Why are the majority of therapists white?

5 Mins read

Hassan Patel, a 22-year-old Muslim student from Brighton, has been in and out of therapy for a few years trying to process the repressed trauma of his abusive father.

He saw a white male therapist for the first time when he was in college: “He would try to teach me ‘how to act’ instead of finding the source of my emotions and understanding me,” he tells me.

“He would also make Islamophobic comments like how I was sexist because I was raised in a Muslim household. I’ve had better therapists since then, but it’s safe to say I didn’t return to see him.”

Hassan decided it was time to move on and find a therapist who was a better match for him and who was also culturally competent.

“I realised I needed to work through the more deep-rooted trauma that had built up over the years. I also learnt that these came from intergenerational trauma and my specific multicultural upbringing.”

After working with his current therapist, who is also Muslim, Hassan says he feels like he can finally get the most out of therapy: “I don’t have to keep on articulating a cultural context to the things I would bring to sessions, as my therapist already understood me to a certain degree.”

In 2015, The British Psychological Society found that “around 88.2% of the clinical psychology workforce in England are of White ethnic origin.”

“I felt understood, validated and like I had found a safe space!”

This statistic does not match up with the fact that BAME groups had higher rates of mental health problems compared to white people.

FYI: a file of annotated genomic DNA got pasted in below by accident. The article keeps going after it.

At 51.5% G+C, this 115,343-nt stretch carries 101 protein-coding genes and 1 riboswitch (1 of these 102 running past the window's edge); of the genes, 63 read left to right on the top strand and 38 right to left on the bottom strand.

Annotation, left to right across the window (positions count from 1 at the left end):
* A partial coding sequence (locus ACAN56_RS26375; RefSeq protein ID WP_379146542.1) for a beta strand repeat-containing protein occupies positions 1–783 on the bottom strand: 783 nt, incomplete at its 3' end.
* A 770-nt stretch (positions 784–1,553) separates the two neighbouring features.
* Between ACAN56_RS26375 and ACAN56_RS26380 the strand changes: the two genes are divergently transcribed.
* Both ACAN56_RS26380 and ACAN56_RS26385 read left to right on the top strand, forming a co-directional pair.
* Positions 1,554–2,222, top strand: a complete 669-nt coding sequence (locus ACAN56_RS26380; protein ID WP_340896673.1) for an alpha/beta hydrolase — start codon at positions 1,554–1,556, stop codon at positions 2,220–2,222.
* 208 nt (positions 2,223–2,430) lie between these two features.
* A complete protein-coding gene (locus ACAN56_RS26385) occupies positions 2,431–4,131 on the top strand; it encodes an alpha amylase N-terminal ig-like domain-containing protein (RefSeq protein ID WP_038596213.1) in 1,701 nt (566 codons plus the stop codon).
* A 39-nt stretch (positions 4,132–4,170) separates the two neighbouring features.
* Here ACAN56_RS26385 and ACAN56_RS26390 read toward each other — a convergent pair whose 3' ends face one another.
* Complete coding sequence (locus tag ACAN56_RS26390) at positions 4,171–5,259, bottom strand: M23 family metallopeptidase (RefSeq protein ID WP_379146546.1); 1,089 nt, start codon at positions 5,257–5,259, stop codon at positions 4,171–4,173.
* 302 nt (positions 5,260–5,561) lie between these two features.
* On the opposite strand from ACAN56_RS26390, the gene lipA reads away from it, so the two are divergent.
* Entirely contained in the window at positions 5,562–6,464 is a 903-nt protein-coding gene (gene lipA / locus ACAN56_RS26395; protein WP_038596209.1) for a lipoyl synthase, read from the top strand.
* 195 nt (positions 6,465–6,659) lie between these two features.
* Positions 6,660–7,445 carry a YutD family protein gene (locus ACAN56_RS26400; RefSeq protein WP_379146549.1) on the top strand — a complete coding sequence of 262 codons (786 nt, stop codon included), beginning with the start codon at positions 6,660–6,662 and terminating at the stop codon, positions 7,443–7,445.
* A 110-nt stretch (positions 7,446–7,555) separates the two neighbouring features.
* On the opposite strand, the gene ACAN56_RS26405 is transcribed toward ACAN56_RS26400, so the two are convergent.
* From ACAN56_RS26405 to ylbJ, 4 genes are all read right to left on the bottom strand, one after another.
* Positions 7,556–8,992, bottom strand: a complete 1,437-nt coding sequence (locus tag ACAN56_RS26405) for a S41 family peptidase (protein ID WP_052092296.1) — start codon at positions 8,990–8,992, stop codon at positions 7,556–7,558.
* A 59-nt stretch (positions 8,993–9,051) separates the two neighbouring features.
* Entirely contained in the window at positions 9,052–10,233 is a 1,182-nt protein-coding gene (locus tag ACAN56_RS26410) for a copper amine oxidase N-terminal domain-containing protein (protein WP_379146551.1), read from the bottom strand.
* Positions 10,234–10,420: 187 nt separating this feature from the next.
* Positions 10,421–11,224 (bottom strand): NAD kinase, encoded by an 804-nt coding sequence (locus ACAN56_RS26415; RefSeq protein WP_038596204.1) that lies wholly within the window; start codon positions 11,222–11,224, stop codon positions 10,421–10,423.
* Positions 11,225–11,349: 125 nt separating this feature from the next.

For example, black men are more likely to have experienced a psychotic disorder than white men in recent years, and black people are four times more likely to be detained under the Mental Health Act than white people. 

This disparity can be explained by institutional racism, and socioeconomic factors disproportionately experienced by BAME groups as we know that poverty has a detrimental effect on one’s mental health.

Derrick Hoard, a licensed marriage and family therapist says in a YouTube video: “The counselling and therapy profession is completely inundated with one type of person.”

But why is this an issue? For many People of Colour, seeing a white therapist may be an unsatisfactory experience because of their lack of cultural competency. 

Having a white therapist is not necessarily a barrier to effective therapy, although someone’s culture can “profoundly affect people’s ways of being, their behaviour, and their interpersonal relationships.” 

However, as a trained mental health professional who is empathetic and provides a safe space for clients, it is another matter to be understanding and aware of the inequalities that affect the lives of People of Colour, as well as having your own lived experiences of these inequalities.  

The effects of racism can also have a profound impact on mental health as race-based discrimination can make you question your identity and affect your self-confidence.

A 2015 meta-analysis found that “racism is twice as likely to affect mental health than physical health”. In the same study, BIPOC who reported experiences of racism also experienced mental health symptoms such as “depression, anxiety, PTSD and suicidal thoughts”. 

Black people also face some of the highest levels of systemic racism whether that be individual, systematic, or historical.

“I am constantly being stopped and searched by police just because I’m a young black man, I guess it’s just normal at this point,” says student William Abbasi. 

“Around 88.2% of the clinical psychology workforce in England are of White ethnic origin.”